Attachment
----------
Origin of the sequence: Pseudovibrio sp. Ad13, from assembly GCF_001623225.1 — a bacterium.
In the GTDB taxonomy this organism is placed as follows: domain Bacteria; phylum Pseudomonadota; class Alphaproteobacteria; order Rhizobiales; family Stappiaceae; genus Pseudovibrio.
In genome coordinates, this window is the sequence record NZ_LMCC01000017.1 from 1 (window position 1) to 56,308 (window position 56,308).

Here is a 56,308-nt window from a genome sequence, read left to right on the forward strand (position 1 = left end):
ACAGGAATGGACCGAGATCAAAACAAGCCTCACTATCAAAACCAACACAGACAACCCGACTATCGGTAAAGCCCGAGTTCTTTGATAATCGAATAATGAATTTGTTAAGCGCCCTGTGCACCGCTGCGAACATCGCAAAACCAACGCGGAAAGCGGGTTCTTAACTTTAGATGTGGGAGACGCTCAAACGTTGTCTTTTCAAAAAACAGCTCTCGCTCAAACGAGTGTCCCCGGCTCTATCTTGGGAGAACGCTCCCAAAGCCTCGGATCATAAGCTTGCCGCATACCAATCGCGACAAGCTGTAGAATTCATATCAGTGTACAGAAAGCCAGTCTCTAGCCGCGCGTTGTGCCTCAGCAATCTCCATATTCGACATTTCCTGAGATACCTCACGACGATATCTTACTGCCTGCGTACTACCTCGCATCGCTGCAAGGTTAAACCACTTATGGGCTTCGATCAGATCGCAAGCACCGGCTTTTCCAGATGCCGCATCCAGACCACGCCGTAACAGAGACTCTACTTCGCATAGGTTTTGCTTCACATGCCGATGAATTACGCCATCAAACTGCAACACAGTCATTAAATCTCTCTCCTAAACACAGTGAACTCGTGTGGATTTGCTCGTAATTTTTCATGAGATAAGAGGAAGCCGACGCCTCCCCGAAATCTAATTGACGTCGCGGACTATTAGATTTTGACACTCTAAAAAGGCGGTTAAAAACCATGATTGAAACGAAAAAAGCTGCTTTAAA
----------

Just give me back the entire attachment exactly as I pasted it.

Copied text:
Origin of the sequence: Pseudovibrio sp. Ad13, from assembly GCF_001623225.1 — a bacterium.
In the GTDB taxonomy this organism is placed as follows: domain Bacteria; phylum Pseudomonadota; class Alphaproteobacteria; order Rhizobiales; family Stappiaceae; genus Pseudovibrio.
In genome coordinates, this window is the sequence record NZ_LMCC01000017.1 from 1 (window position 1) to 56,308 (window position 56,308).

Here is a 56,308-nt window from a genome sequence, read left to right on the forward strand (position 1 = left end):
ACAGGAATGGACCGAGATCAAAACAAGCCTCACTATCAAAACCAACACAGACAACCCGACTATCGGTAAAGCCCGAGTTCTTTGATAATCGAATAATGAATTTGTTAAGCGCCCTGTGCACCGCTGCGAACATCGCAAAACCAACGCGGAAAGCGGGTTCTTAACTTTAGATGTGGGAGACGCTCAAACGTTGTCTTTTCAAAAAACAGCTCTCGCTCAAACGAGTGTCCCCGGCTCTATCTTGGGAGAACGCTCCCAAAGCCTCGGATCATAAGCTTGCCGCATACCAATCGCGACAAGCTGTAGAATTCATATCAGTGTACAGAAAGCCAGTCTCTAGCCGCGCGTTGTGCCTCAGCAATCTCCATATTCGACATTTCCTGAGATACCTCACGACGATATCTTACTGCCTGCGTACTACCTCGCATCGCTGCAAGGTTAAACCACTTATGGGCTTCGATCAGATCGCAAGCACCGGCTTTTCCAGATGCCGCATCCAGACCACGCCGTAACAGAGACTCTACTTCGCATAGGTTTTGCTTCACATGCCGATGAATTACGCCATCAAACTGCAACACAGTCATTAAATCTCTCTCCTAAACACAGTGAACTCGTGTGGATTTGCTCGTAATTTTTCATGAGATAAGAGGAAGCCGACGCCTCCCCGAAATCTAATTGACGTCGCGGACTATTAGATTTTGACACTCTAAAAAGGCGGTTAAAAACCATGATTGAAACGAAAAAAGCTGCTTTAAA